Wednesday, May 6, 2015

Defense Distributed, SAF Sue John Kerry And The State Department

Cody Wilson of Defense Distributed and the Second Amendment Foundation have joined forces to sue the State Department on First, Second, and Fifth Amendment grounds. They contend the the State Department through its Directorate of Defense Trade Controls misused ITAR regulations to force Defense Distributed to take down its files for the Liberator pistol among other items. The State Department's Office of Legal Counsel as far back as 1978 had said that the use of ITAR to impose prior restraint on "privately generated unclassified information in the public domain" violated the First Amendment.

The big guns are being brought to bear on this fight. Lead counsel is Alan Gura. The legal team also includes Prof. Josh Blackman of South Texas College of Law who has published on this topic in the Tennessee Law Review and attorneys from the global intellectual property firm of Fish & Richardson (no relation!). Fish & Richardson just happens to be the top intellectual property firm in the United States by all rankings.

The complaint can be  found here.

The Second Amendment Foundation has more on the lawsuit below:
SAF Sues Feds Over Censorship Of 3-D Firearms Printing Information

BELLEVUE, WA – The Second Amendment Foundation today joined Defense Distributed of Austin, Texas, in filing a federal lawsuit against Secretary of State John Kerry, the Department of State and other federal officials, seeking to stop the Government’s unconstitutional censorship of information related to the three-dimensional printing of arms.

The Government’s restraint against the publication of this critical information, under the guise of controlling arms exports, violates the First Amendment right to free speech, the Second Amendment right to bear arms, and the Fifth Amendment right to due process, the lawsuit alleges.

SAF and Defense Distributed seek to publish 3-D printing information at no cost to the public. Constitutional attorney Alan Gura of Gura & Possessky leads the litigation team, which also includes William “Tommy” Jacks, Bill Mateja, and David Morris of Fish & Richardson; export control counsel Matthew Goldstein, and constitutional law Professor Josh Blackman.

“Americans have always been free to exchange information about firearms and manufacture their own arms,” said SAF founder and Executive Vice President Alan M. Gottlieb. “We also have an expectation that any speech regulations be spelled out clearly, and that individuals be provided basic procedural protections if their government claims a power to silence them.”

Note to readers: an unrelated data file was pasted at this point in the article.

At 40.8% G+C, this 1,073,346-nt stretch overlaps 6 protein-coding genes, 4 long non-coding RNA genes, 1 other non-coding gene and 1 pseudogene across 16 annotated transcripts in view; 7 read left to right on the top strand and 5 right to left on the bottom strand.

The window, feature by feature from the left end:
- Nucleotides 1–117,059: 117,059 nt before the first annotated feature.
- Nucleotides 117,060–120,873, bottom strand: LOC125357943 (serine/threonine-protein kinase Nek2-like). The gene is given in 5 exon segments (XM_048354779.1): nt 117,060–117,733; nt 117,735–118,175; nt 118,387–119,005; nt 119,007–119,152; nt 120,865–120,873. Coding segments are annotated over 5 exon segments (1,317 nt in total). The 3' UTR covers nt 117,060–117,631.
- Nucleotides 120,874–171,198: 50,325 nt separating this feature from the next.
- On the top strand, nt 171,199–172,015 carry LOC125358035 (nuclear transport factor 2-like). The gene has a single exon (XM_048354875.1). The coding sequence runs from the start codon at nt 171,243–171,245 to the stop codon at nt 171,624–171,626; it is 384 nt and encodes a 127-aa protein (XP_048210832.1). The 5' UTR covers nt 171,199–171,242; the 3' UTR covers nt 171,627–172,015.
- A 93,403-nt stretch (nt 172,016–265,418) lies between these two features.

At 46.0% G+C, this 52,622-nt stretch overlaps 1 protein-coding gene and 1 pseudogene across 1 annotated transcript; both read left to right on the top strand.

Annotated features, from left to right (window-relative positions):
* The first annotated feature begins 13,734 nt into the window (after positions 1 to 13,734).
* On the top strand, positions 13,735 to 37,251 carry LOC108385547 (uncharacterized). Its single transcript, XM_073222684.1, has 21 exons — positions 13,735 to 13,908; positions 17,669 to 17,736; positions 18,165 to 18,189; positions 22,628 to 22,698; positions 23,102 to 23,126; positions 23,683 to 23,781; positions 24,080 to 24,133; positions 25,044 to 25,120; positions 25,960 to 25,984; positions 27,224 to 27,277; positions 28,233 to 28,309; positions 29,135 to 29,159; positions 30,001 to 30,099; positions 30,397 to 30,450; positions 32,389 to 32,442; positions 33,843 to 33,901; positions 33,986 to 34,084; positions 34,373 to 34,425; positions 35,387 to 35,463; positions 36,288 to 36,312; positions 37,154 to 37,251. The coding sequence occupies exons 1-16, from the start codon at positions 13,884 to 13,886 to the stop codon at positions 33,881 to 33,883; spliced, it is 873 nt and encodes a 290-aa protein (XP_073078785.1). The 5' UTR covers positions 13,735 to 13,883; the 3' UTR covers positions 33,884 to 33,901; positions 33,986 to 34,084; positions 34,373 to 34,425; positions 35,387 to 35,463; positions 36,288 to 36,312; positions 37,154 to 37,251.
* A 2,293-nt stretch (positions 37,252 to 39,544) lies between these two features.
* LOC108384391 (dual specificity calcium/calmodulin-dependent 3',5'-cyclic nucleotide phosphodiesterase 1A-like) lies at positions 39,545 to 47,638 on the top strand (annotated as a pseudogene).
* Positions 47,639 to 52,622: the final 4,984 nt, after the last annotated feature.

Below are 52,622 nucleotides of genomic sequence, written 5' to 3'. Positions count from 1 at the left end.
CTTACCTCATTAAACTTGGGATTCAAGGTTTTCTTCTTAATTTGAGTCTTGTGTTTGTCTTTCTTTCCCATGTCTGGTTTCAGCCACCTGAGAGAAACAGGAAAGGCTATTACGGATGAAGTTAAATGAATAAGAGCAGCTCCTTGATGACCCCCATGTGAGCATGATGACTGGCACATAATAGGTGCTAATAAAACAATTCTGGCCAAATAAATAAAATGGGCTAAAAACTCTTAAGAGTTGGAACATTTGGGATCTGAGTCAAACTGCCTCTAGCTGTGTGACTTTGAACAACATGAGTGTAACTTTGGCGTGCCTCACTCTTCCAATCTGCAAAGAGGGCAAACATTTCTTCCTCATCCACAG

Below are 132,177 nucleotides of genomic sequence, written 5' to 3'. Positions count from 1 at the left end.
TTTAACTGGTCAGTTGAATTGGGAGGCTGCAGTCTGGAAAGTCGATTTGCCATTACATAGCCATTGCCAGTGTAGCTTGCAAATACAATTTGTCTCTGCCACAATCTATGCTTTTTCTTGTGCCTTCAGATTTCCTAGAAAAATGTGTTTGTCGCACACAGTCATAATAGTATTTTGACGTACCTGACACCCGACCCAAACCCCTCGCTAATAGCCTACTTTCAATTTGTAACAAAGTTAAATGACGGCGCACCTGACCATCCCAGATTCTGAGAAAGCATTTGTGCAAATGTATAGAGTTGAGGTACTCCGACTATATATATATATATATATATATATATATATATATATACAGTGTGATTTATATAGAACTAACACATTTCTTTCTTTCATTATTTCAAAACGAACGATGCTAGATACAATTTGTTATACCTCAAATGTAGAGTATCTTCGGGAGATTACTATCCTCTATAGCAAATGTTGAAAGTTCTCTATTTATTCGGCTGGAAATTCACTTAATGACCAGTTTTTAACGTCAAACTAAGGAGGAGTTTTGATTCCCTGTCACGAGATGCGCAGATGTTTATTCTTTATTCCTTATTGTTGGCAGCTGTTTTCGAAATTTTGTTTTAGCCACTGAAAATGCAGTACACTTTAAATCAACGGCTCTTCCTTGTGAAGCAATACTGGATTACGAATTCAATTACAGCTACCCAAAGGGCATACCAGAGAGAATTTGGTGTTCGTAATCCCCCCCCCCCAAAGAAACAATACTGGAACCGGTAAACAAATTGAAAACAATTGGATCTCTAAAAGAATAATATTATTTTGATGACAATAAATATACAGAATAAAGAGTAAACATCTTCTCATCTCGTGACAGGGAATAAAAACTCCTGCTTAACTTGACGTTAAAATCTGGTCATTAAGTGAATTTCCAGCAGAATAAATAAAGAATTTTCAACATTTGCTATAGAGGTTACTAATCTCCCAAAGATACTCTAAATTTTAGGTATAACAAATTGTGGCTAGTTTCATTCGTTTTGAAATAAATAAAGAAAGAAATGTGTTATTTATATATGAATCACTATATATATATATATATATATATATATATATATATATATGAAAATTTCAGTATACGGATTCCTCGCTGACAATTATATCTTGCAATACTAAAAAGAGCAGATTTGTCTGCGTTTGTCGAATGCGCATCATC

The lawsuit asserts the defendants are unlawfully applying International Traffic in Arms Regulations (ITAR) to prevent the plaintiffs from exercising in free speech on the Internet and other forums. ITAR “requires advance government authorization to export technical data,” the complaint asserts. There are criminal and civil penalties for violations, ranging up to 20 years in prison and fines of up to $1 million per violation.

Defense Distributed generated technical information on various gun-related items, which it published on the Internet. But it removed all the files from its servers upon being warned that it “may have released ITAR-controlled technical data without the required prior authorization from the Directorate of Defense Trade Controls (DDTC), a violation of the ITAR.” In June 2013, Defense Distributed submitted various published files to DDTC for review of a machine called the “Ghost Gunner.” In April, DDTC said the machine does not fall under ITAR, but that software and files are subject to State Department jurisdiction.

“Defense Distributed appears to be caught in what seems to be a bureaucratic game of merry-go-round,” Gottlieb said. “The right to keep and bear arms includes the ability to acquire or create arms. The government is engaging in behavior that denies the company due process under the Fifth Amendment. We’re compelled to file this action because the bureaucracy is evidently playing games and it’s time for these agencies to behave.”
Just think, if Hillary Clinton had hung around a little longer at the State Department, the suit could have been titled Defense Distributed et al v. Hillary Clinton et al!

UPDATE: This case has caught the attention of the New York Times and Wired. I'm not surprised by Wired but the Times is a bit surprising. They note that Cody Wilson and Defense Distributed have a "high-powered legal team" and quote another First Amendment expert as saying this lawsuit is "not frivolous". Hmm.

Sebastian also has some more on the case here.

1 comment:

  1. One reason this is being taken seriously is that it's a continuation of the legal fights over "export" of cryptography by publishing source code and the like, such as the cases Bernstein v. United States and Junger v. Daley.